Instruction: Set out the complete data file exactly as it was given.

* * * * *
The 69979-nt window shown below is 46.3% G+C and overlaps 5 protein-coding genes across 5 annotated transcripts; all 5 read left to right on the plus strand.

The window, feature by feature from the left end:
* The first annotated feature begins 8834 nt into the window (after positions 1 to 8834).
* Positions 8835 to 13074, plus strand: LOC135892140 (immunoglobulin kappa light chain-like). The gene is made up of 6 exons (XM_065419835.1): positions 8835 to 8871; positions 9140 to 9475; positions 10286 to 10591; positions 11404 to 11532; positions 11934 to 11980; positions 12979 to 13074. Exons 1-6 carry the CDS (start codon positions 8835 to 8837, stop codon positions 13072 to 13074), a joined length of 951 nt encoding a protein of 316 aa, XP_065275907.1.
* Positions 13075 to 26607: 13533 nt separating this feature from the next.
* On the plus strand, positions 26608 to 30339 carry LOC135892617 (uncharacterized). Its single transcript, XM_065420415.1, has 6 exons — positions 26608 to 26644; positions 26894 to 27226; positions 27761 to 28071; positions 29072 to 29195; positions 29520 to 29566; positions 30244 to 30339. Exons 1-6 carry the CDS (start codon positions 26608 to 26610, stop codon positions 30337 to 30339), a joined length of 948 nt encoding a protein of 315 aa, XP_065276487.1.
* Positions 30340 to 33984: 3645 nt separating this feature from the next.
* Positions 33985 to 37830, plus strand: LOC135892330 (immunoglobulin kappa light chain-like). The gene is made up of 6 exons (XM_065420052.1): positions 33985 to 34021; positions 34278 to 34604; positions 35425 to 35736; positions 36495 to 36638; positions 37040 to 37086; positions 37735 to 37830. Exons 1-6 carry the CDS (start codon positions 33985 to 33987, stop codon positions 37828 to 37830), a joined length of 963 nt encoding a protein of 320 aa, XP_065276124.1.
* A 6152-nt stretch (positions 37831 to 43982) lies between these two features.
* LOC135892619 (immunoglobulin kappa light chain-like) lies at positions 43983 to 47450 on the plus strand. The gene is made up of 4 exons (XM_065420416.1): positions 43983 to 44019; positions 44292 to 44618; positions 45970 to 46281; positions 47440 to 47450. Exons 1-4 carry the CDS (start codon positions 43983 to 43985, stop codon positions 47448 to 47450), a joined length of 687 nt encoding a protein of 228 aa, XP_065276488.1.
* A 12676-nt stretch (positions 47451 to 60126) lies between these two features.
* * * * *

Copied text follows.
The 69979-nt window shown below is 46.3% G+C and overlaps 5 protein-coding genes across 5 annotated transcripts; all 5 read left to right on the plus strand.

The window, feature by feature from the left end:
* The first annotated feature begins 8834 nt into the window (after positions 1 to 8834).
* Positions 8835 to 13074, plus strand: LOC135892140 (immunoglobulin kappa light chain-like). The gene is made up of 6 exons (XM_065419835.1): positions 8835 to 8871; positions 9140 to 9475; positions 10286 to 10591; positions 11404 to 11532; positions 11934 to 11980; positions 12979 to 13074. Exons 1-6 carry the CDS (start codon positions 8835 to 8837, stop codon positions 13072 to 13074), a joined length of 951 nt encoding a protein of 316 aa, XP_065275907.1.
* Positions 13075 to 26607: 13533 nt separating this feature from the next.
* On the plus strand, positions 26608 to 30339 carry LOC135892617 (uncharacterized). Its single transcript, XM_065420415.1, has 6 exons — positions 26608 to 26644; positions 26894 to 27226; positions 27761 to 28071; positions 29072 to 29195; positions 29520 to 29566; positions 30244 to 30339. Exons 1-6 carry the CDS (start codon positions 26608 to 26610, stop codon positions 30337 to 30339), a joined length of 948 nt encoding a protein of 315 aa, XP_065276487.1.
* Positions 30340 to 33984: 3645 nt separating this feature from the next.
* Positions 33985 to 37830, plus strand: LOC135892330 (immunoglobulin kappa light chain-like). The gene is made up of 6 exons (XM_065420052.1): positions 33985 to 34021; positions 34278 to 34604; positions 35425 to 35736; positions 36495 to 36638; positions 37040 to 37086; positions 37735 to 37830. Exons 1-6 carry the CDS (start codon positions 33985 to 33987, stop codon positions 37828 to 37830), a joined length of 963 nt encoding a protein of 320 aa, XP_065276124.1.
* A 6152-nt stretch (positions 37831 to 43982) lies between these two features.
* LOC135892619 (immunoglobulin kappa light chain-like) lies at positions 43983 to 47450 on the plus strand. The gene is made up of 4 exons (XM_065420416.1): positions 43983 to 44019; positions 44292 to 44618; positions 45970 to 46281; positions 47440 to 47450. Exons 1-4 carry the CDS (start codon positions 43983 to 43985, stop codon positions 47448 to 47450), a joined length of 687 nt encoding a protein of 228 aa, XP_065276488.1.
* A 12676-nt stretch (positions 47451 to 60126) lies between these two features.